London catwalks show off demure but powerful woman
By Kylie MacLellan and Catherine Bosley
LONDON (Reuters) - Designers at London Fashion Week greeted the global economic downturn with collections that veered toward conservative necklines and tailored cuts accented with a few splashes of sparkle.
Vivienne Westwood's unruly schoolgirl-inspired Red Label collection was the notable rebel in a series of shows that have reined in the lavish excesses of the past few years.
"Nobody does what I do," Westwood told Reuters after the show, which featured bold tartans and her trademark cleavage-baring corseted dresses.
But many, including Betty Jackson, Maria Grachvogel and Christopher Kane, kept necklines high and stuck to more timeless, wearable pieces they felt would weather the financial storm, with an emphasis on the demure but powerful woman.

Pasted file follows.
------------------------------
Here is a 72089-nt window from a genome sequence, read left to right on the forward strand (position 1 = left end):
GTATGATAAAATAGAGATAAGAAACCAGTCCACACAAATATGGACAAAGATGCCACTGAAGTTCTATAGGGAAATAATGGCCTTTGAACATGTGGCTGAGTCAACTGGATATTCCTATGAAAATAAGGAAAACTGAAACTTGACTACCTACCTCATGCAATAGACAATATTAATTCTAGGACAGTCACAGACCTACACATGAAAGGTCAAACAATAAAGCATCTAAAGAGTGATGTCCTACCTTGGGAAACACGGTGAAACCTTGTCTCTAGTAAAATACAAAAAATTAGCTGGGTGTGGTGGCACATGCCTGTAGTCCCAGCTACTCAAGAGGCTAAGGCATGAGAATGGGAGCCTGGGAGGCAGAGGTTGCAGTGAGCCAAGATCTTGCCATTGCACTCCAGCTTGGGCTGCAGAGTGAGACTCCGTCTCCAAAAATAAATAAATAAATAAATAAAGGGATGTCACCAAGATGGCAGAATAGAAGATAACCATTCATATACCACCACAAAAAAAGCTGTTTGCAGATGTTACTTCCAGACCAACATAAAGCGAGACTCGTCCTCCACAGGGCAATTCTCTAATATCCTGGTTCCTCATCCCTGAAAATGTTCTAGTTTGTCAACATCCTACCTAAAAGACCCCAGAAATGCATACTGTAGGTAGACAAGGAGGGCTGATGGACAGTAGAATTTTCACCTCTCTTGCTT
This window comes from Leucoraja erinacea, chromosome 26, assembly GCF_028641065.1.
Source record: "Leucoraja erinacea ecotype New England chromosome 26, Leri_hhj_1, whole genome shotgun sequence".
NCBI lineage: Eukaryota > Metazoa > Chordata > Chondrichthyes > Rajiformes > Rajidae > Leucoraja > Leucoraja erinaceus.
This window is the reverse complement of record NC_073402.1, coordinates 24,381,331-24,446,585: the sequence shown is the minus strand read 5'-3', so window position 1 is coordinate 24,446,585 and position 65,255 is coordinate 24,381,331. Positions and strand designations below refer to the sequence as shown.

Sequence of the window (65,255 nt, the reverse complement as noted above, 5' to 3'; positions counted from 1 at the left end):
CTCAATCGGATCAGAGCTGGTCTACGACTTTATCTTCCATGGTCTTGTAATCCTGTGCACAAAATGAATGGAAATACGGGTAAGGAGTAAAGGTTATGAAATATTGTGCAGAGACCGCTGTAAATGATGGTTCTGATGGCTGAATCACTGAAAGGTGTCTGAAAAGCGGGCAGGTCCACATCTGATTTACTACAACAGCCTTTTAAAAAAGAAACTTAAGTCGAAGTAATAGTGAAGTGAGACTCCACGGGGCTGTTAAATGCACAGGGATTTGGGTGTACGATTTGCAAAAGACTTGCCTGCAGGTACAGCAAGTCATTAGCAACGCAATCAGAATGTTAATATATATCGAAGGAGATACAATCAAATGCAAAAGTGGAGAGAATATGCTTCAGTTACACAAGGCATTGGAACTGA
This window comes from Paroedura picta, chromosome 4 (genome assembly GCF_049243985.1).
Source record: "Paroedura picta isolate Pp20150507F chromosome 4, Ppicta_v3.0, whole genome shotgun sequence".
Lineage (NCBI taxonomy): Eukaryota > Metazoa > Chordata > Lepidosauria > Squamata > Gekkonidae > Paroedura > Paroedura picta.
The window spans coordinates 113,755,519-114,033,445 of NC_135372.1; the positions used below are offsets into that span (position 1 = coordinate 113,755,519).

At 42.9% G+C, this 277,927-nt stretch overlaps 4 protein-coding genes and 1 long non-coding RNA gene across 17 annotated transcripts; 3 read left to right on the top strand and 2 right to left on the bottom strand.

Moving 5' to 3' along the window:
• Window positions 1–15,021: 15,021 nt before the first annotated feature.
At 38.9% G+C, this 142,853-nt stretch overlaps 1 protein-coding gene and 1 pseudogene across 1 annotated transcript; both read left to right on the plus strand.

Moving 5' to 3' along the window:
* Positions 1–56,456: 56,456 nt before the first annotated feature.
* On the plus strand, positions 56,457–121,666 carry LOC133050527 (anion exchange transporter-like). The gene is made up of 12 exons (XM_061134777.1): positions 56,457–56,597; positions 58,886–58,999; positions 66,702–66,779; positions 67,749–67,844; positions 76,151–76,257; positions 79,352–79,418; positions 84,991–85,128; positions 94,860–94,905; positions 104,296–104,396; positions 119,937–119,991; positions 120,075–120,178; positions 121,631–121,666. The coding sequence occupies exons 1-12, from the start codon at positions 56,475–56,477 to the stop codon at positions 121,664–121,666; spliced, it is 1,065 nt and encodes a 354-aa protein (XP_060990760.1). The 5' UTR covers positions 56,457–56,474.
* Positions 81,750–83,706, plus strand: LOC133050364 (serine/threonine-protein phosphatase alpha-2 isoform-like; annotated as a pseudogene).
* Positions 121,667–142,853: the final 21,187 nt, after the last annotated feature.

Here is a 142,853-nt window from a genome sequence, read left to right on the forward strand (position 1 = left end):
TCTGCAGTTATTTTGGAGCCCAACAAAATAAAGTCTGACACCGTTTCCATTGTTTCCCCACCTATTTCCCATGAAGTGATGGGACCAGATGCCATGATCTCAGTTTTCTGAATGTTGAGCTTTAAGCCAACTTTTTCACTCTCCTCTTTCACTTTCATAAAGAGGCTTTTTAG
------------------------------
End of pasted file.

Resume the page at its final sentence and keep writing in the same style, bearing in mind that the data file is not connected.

"There's definitely conservative necks but conservative everything...the bodies are very covered up," said Lisa Armstrong, fashion writer for the Times newspaper.
Along with high necklines there was also a strong focus on shoulders, which tended to be wide and square in the 1980s power dressing style that has also appeared on the New York catwalks this season.
Designer Julien Macdonald showed blazers with exaggerated shoulders that curved upwards while retail chain Jaeger incorporated the power shoulder into boxy, cropped jackets, coats and dresses.
"The big shoulder pads from last season are not going away," said Anne-Marie Curtis, fashion director for Elle magazine. Continued...